On our first official date, John gave me a copy of a Dream of Red Mansions, treated me to a Buddhist vegetarian Chinese feast, and then romanced me beside the West Lake in Hangzhou. An unforgettable night with the man who would become my Chinese husband? Priceless.
Except for John, who not only paid for it, but actually took out a loan to make it happen — from his friend, a guy we call “Lao Da.”
But when I asked John why he went to such great lengths to pay for me, he gave me an answer I never expected: “Our relationship wasn’t settled yet.”
“What do you mean by that?” I asked him, rocking back and forth in his arms playfully as we traded smiles.
“Well, if our relationship is settled, then the money is equal.”
“So you mean, if we’re a committed boyfriend and girlfriend, a couple, then it doesn’t matter who pays because we share the money, like a married couple?”
“Yes,” he said, rocking me back and forth as he flashed me an embarrassed grin.
“So, as long as we weren’t a couple, it wouldn’t be right for me to pay for that evening, because I’m the woman?”
“It’s the duty of a man, a cultural thing I guess,” he confessed, shrugging.
Then I had a thought, remembering how, weeks after that date, when we first kissed, I bought John an Italian button-down shirt, jeans, and a long-sleeved shirt. “So that’s why you let me buy you all of those clothes after our ‘relationship was settled.’ You didn’t mind because you saw it as our money, and not me taking care of you.”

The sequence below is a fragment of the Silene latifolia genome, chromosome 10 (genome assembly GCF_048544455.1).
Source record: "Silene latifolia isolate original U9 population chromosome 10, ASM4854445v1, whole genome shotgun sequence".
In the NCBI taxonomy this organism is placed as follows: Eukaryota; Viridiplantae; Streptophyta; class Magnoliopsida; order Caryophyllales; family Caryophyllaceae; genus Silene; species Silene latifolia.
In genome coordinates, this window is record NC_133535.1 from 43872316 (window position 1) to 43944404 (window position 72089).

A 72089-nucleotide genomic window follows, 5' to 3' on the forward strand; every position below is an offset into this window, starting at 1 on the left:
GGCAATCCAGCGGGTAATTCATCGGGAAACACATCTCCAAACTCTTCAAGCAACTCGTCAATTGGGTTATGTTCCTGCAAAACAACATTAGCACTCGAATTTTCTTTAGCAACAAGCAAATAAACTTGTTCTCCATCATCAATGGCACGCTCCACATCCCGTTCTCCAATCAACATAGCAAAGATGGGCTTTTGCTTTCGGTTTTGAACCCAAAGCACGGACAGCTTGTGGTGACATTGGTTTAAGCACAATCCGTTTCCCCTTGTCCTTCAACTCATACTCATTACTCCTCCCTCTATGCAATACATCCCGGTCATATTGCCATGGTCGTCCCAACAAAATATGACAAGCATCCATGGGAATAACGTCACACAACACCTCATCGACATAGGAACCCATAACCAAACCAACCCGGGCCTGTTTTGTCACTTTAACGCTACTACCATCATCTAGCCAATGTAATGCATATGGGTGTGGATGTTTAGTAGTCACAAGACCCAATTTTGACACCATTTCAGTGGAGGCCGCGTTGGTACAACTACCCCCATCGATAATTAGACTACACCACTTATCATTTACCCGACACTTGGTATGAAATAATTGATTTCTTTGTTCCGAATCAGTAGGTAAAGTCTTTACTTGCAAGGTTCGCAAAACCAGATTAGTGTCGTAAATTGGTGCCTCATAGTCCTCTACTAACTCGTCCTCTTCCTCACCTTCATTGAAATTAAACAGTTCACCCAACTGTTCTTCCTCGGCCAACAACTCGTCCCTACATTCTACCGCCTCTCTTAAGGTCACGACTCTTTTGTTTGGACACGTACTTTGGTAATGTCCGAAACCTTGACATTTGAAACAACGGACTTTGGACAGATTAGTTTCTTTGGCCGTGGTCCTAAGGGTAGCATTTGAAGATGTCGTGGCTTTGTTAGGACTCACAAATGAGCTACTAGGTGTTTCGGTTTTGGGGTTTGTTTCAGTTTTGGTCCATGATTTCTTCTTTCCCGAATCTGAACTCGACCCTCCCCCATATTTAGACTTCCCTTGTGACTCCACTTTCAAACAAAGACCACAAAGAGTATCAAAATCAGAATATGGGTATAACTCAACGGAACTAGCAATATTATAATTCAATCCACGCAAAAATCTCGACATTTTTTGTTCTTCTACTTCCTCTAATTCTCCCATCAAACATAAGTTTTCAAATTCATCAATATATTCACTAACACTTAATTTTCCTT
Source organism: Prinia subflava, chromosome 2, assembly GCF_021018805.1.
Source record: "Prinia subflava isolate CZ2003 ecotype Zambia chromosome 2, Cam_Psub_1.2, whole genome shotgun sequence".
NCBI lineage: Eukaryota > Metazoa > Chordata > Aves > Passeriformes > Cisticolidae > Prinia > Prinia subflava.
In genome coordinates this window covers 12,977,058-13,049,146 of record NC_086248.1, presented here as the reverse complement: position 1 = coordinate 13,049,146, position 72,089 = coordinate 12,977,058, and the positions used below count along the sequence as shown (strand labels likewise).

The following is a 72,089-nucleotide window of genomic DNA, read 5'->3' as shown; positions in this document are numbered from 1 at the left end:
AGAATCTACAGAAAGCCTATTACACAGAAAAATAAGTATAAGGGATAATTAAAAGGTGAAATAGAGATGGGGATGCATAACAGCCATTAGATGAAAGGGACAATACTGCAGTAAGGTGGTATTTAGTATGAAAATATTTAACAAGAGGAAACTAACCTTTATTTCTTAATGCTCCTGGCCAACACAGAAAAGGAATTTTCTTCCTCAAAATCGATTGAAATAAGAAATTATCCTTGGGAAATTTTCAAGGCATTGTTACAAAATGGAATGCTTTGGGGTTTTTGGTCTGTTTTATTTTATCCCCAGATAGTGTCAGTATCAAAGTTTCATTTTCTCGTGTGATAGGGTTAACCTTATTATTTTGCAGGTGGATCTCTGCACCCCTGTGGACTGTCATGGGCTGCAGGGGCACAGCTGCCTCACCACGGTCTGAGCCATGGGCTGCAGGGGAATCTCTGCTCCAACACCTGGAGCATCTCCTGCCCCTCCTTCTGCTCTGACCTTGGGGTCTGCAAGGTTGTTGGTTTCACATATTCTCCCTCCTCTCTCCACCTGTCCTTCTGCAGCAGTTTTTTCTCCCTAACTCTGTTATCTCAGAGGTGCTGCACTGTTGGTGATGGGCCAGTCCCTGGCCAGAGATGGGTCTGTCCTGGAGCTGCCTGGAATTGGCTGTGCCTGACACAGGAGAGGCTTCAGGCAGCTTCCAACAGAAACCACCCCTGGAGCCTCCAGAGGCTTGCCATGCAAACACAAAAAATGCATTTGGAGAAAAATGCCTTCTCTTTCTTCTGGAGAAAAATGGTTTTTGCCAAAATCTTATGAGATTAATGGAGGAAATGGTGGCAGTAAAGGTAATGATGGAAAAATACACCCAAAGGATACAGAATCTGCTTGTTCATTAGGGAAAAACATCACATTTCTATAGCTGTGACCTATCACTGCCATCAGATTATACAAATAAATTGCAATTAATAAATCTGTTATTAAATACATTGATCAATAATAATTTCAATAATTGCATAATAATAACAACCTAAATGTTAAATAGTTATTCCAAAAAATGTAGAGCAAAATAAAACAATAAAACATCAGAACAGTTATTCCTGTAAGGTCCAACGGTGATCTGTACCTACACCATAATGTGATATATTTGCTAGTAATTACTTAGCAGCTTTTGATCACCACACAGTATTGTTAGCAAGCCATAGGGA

He smiled again, that smile that says you’ve got me.
It’s no wonder, then, that my husband never protested about me taking care of things, financially, after we started dating. Or worried much about how I made more than him for a period of time. He already saw us as something like a married couple, long before we even got married. And, to him, that meant we shared the money.
So I say, knowing your husband was committed to you from that very first kiss? Now, that’s priceless.
Has money and love ever surprised you in a cross-cultural relationship?